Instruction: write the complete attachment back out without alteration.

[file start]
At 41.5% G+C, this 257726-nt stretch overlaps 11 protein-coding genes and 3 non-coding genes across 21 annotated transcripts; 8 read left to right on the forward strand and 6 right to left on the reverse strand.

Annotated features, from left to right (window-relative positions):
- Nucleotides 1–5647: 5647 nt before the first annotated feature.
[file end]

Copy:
At 41.5% G+C, this 257726-nt stretch overlaps 11 protein-coding genes and 3 non-coding genes across 21 annotated transcripts; 8 read left to right on the forward strand and 6 right to left on the reverse strand.

Annotated features, from left to right (window-relative positions):
- Nucleotides 1–5647: 5647 nt before the first annotated feature.